15. Sales Performance Evaluation Criteria • The sales performance evaluation criteria should focus on results, and also involve identification of key result areas (KRAs). • KRAs are those factors or aspects of sales plan, strategy and implementation in which a salesperson or a company must excel to outperform competitors. • The salesperson and the company should possess underlying competences or capabilities which should be connected with the KRAs. • KRA analysis highlights the important relationship between resources, competencies and choice of sales plan and strategy which is important for assessing performance.
  16. Sales Performance Evaluation Criteria • KRAs are similar to critical success factors (CSFs) or key success factors (KSFs) commonly used as a tool in strategic management for assessing organizational performance. • Some of the key result areas, that are the quantitative indicators, form the basis of an effective evaluation and control system for most of the sales forces.
  17. Sales Performance Evaluation Criteria Some of the KRAs are: • Appointments to enquiries/proposals. • Enquiries/proposals to sales. • Orders to sales calls (strike rate). • Sales revenue per order. • Sales per hour of selling time. • Sales to cost of sales. • Gross profit or margin to sales etc. Sales management of a particular company may select or modify some of these KRAs or add new KRAs according to their policy, choice or suitability or appropriateness. In fact, each company should establish its own KRAs relating input (effort) to output (result).
  18. Sales Performance Evaluation Criteria A combination of qualitative and quantitative evaluation criteria may produce different outcomes and recommended reward or punishment and remedial actions. Qualitative criteria range from personal characteristics of salespeople to self-management. The Qualitative criteria can be classified under four heads: i) Personal Characteristics - Attitude, initiative, creativity, aggressiveness. ii) Knowledge - Knowledge of product, markets, company policy. iii) Skills - Selling skills, communication skills. iv) Self – management - Planning ability, decision – making ability, time management.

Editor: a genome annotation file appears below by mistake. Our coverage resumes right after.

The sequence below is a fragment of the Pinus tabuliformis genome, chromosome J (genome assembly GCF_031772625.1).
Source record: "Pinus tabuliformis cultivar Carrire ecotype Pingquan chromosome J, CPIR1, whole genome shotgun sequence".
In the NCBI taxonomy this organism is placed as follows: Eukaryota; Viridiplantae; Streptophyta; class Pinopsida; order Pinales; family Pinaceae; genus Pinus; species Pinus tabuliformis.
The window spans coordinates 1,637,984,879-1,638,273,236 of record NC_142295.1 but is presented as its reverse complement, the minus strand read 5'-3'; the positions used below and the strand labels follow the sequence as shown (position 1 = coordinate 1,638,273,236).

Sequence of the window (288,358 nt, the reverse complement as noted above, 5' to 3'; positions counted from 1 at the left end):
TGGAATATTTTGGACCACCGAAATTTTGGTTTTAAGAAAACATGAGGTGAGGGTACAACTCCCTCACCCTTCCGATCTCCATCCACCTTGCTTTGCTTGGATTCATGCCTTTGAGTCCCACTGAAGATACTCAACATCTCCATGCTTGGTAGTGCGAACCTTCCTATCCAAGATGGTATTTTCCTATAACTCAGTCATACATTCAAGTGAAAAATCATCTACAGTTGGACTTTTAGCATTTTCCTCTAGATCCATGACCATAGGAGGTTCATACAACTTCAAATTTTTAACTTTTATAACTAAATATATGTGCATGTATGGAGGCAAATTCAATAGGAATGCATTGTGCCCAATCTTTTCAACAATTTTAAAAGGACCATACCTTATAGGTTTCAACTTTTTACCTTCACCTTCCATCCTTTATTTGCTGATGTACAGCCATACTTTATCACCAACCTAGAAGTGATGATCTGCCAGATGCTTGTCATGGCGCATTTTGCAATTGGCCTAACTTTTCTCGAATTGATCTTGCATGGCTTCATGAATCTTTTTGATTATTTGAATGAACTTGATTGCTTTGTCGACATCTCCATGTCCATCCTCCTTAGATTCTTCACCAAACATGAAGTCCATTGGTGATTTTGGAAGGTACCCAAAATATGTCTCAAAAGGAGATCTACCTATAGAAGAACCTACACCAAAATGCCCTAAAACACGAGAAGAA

19. Sales Performance Review Sales performance at the organizational level should be evaluated from different perspectives so that the evaluation process helps to identify the drawbacks or shortfalls in the strategy formulation and implementation system and appropriate remedial or corrective measures may be undertaken. A detailed sales review can be done in two major ways/forms : • By the level in the organization - national, and, then, regional, branch etc. • By the type of sale - product, customer etc. The evaluation of sales performance can be done against predetermined standards or benchmarks.
  20. Sales Performance Review The evaluation should be on relative or comparative basis to reveal the real performance of a company. A comparative assessment of sales performance of a company may be made in four different ways or forms with different bases of comparison: i.Actual sales (total) in relation to target. ii.Sales growth (or decline) relative to last year. iii.Sales growth (or decline) in comparison to industry growth (decline). iv.Sales level compared to that of major competitors.